Pfizer's meningitis B vaccine Trumenba won the FDA's blessing nearly a year ago based on impressive midstage results and national unease about the infection spreading on college campuses. Now, just in time for the back-to-school season, the New York-based pharma announced positive late-stage results on Friday in nearly 7,000 individuals that confirmed the vaccine's effectiveness against certain meningitis B strains.
|Pfizer's Kathrin Jansen|
In two Phase III studies--the first involving 3,600 patients aged 10 to 18 and the second with 3,300 patients aged 18 to 25--Trumenba met all primary immunogenicity endpoints. And, according to Pfizer's ($PFE) vaccines R&D head Kathrin Jansen, the data "extend the body of evidence that supports vaccination of adolescents and young adults with Trumenba to help prevent serogroup B meningococcal disease," she said in a statement.
The FDA approved the vaccine in October 2014 after it posted Phase II results that were convincing enough for Pfizer to pursue regulatory approval. Added to that, several meningitis B outbreaks "heightened concerns for this potentially deadly disease," an FDA official said at the time; the agency approved the jab for individuals aged 10 to 25.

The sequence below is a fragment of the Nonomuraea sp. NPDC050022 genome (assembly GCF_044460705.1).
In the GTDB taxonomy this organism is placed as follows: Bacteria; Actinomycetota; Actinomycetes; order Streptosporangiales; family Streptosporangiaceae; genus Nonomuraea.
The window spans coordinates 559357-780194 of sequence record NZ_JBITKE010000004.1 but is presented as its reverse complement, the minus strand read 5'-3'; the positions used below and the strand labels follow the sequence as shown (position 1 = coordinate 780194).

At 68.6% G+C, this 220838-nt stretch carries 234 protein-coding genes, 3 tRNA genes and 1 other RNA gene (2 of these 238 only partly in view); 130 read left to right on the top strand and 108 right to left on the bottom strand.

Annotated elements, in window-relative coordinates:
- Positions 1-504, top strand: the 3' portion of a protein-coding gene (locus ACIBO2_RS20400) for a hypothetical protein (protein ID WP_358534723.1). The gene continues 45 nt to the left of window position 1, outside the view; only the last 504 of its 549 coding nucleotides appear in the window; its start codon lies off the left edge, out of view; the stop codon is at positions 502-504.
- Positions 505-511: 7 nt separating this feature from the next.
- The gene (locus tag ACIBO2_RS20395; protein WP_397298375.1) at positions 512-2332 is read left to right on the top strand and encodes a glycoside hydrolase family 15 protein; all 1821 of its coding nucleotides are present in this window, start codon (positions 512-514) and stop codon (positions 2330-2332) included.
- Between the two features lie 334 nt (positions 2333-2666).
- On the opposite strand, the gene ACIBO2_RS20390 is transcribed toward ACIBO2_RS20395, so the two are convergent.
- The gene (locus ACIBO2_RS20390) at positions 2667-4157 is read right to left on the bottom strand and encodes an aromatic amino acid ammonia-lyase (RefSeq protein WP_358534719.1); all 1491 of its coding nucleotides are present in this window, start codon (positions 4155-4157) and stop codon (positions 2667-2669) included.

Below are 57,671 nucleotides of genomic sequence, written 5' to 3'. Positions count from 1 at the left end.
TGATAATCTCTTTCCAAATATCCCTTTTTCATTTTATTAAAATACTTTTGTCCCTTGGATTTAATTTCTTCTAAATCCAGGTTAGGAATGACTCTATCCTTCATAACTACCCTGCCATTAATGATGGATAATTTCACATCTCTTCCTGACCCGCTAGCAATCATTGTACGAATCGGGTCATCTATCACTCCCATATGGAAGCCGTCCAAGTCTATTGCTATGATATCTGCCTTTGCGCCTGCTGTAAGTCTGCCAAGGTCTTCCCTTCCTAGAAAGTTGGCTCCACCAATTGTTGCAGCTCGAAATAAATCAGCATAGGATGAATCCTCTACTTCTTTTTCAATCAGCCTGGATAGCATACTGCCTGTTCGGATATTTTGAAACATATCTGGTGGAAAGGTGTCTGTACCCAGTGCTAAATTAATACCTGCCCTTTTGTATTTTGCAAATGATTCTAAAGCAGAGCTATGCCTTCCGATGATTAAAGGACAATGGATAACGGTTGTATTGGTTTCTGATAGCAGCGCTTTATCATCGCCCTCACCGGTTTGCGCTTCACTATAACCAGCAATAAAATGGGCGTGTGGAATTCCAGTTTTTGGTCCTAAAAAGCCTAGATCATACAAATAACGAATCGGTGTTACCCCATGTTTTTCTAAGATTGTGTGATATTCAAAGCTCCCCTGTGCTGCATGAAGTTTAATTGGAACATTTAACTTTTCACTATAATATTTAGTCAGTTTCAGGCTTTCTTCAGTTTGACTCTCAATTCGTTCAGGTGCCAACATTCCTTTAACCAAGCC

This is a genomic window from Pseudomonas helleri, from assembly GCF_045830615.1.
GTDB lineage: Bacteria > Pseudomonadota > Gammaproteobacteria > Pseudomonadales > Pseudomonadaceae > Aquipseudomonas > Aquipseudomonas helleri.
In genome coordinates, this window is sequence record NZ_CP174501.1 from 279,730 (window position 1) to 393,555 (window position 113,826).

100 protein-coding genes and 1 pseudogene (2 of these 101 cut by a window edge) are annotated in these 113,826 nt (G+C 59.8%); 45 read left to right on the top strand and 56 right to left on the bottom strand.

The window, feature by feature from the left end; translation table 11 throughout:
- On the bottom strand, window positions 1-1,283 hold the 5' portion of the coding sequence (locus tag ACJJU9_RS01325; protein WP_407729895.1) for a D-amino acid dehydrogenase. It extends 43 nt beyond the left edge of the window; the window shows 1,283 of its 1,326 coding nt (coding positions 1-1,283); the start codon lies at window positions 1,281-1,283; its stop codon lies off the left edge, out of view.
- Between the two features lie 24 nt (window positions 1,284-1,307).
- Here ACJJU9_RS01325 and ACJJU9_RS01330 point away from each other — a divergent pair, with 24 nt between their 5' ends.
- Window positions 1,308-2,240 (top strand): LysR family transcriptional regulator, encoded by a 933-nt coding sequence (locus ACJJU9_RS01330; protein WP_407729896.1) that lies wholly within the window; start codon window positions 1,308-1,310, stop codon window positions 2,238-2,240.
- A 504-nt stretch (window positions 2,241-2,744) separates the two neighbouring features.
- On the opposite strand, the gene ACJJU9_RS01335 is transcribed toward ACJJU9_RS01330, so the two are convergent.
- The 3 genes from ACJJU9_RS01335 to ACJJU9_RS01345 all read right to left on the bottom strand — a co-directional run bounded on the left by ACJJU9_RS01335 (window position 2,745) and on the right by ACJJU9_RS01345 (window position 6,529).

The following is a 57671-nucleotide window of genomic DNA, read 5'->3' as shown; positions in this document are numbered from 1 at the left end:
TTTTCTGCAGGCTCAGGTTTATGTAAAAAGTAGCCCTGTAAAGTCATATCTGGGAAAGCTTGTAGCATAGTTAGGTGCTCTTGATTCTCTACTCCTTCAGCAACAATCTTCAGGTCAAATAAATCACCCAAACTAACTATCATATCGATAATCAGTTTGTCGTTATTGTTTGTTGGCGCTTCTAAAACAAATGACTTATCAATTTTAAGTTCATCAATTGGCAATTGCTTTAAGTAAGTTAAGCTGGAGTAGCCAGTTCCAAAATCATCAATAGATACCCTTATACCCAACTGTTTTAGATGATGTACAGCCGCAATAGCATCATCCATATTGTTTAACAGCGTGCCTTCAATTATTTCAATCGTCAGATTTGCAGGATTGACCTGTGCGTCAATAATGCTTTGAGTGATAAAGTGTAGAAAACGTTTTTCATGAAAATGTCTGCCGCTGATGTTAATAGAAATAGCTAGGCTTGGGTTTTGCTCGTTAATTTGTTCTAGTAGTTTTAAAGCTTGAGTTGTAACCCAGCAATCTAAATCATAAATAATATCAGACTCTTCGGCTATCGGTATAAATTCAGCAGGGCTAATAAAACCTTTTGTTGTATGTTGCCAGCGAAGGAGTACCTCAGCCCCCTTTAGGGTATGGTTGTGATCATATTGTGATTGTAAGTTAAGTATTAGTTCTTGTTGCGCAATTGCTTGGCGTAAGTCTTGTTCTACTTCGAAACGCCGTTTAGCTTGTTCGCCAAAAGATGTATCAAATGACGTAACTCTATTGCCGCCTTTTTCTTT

But, unlike drugs which are clear to launch after an FDA approval, vaccines often need to pass another test at the hands of the CDC's Advisory Committee on Immunization Practices (ACIP) to notch big sales figures because--in many cases--physicians wait to use and payers wait to cover vaccines until they are ACIP-endorsed.
In two considerations so far, ACIP in February recommended Trumenba for high risk patients only, and then in June for all individuals aged 16 to 23. In making its June decision against a full recommendation, ACIP cited "historically low levels of the disease, limited data about the lasting effectiveness of the vaccines and potentially high costs," The Seattle Times said. It remains to be seen whether the new data will affect the body's take on Trumenba.
Pfizer, which has been working to diversify its vaccines unit beyond the world's best-selling vaccine, Prevnar 13, recently purchased two older GlaxoSmithKline ($GSK) meningitis vaccines for $130 million.
Results of the Phase III studies will be presented at an upcoming congress.
- here's the release